I've talked about YA books on the podcast a little bit, I will continue to. I suppose I’ve thought about doing a YA specific episode, but I don't really see a reason to draw many distinctions between YA and adult fiction. I’m far less interested in the age of the characters than I am knowing what genre the book is in, and what sort of queer content it might feature. And if I’m in the mood for a particular type of story—sometimes I just want some science fiction in my life, sometimes I just want to read about someone coming out--I likely don’t care if it’s YA or adult.
For me, YA generally means a faster read. That’s it! And that can be a positive or a negative.
So the attitude I take and the attitude you’ll see on this blog is this:
1) Read what you want. I may prefer some genres to others, but I also believe all reading is good reading. It engages your mind in a way that other mediums do not, and so if what you want read is mostly romance novels, or YA fantasy, or nothing but mysteries, I say go for it. Doesn't matter your age. You don't owe the world an obligation to switch to adult novels just because you turned 21 or whatever.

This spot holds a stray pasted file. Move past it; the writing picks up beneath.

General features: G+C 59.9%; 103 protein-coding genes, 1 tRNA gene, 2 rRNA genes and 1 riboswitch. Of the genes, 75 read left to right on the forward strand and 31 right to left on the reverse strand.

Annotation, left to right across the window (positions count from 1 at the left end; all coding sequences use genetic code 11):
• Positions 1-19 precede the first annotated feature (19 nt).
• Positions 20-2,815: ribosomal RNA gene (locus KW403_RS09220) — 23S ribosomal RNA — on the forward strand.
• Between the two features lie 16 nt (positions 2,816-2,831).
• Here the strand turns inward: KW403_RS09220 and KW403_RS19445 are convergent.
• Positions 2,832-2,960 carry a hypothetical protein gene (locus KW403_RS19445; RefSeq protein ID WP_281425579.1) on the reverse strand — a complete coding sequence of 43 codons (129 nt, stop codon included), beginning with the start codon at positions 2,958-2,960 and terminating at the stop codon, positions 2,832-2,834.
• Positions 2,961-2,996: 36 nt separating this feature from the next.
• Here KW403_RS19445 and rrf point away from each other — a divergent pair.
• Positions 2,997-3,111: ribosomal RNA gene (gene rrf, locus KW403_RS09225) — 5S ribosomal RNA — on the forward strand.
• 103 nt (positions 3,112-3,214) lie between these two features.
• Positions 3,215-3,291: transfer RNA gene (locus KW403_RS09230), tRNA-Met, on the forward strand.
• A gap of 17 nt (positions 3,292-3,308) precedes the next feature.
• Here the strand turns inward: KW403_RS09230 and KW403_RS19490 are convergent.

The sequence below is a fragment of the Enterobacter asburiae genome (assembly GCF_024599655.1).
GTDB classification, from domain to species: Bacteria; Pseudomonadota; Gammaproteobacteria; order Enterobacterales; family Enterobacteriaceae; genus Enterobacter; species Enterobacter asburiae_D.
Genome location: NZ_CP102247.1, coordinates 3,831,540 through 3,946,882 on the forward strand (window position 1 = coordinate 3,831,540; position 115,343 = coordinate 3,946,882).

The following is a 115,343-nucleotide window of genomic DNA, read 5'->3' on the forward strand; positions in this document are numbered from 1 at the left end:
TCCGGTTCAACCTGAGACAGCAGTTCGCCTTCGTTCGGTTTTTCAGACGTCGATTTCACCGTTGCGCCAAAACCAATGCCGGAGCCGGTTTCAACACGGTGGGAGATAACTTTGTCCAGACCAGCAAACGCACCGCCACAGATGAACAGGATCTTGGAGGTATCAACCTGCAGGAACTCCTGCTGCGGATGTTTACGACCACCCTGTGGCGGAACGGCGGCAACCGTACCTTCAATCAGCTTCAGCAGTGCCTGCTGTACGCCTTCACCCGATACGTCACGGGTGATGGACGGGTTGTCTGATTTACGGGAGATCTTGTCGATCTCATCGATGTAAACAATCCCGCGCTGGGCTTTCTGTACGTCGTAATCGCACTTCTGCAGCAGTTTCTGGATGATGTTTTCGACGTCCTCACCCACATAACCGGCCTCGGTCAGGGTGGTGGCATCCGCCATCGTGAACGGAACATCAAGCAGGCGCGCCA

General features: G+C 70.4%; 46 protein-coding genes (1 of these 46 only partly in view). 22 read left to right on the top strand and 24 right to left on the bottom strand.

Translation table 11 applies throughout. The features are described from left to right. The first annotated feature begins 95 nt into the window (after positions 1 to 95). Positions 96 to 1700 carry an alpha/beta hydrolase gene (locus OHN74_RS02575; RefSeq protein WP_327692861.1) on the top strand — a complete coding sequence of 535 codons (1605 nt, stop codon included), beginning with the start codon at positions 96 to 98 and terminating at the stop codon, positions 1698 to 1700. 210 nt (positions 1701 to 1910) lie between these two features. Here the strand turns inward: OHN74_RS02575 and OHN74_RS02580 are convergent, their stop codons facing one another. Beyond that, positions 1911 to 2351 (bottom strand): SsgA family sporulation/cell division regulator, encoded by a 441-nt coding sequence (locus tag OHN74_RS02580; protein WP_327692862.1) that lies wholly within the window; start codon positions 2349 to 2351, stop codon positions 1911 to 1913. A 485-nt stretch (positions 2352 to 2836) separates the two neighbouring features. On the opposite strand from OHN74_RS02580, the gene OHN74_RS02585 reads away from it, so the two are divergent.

… on the other hand!
2) Sometimes try and read a title outside your comfort zone. Yeah, I’m saying that if you only read YA or adult fiction, there’s a really good chance you’re missing out on something you might enjoy. Whether you’re a teenager or an adult reader, YA is great, but there’s certain things that YA publishers just won’t let happen in those books, so adult fiction is always going to offer a wider range storytelling possibilities. If you never read YA—especially if you primarily read queer fiction—I think at the very least you’re missing out on a great way to track how perspectives on queer issues are changing. Not to mention that many YA books can be just as compelling (well-written, thoughtful, exciting) as adult fiction.
The conclusion to all these posts is this: my view on queer literature is broad and welcoming. I tend to think that restricting yourself to certain genres may lead you to miss out on great books that you might love. So the blog reflects this. For the time being I’ll continue to list the books I discuss on the book list, alphabetically, with some genre information. But I think what they have in common—a queer presence—is more important than the things that make them categorically different.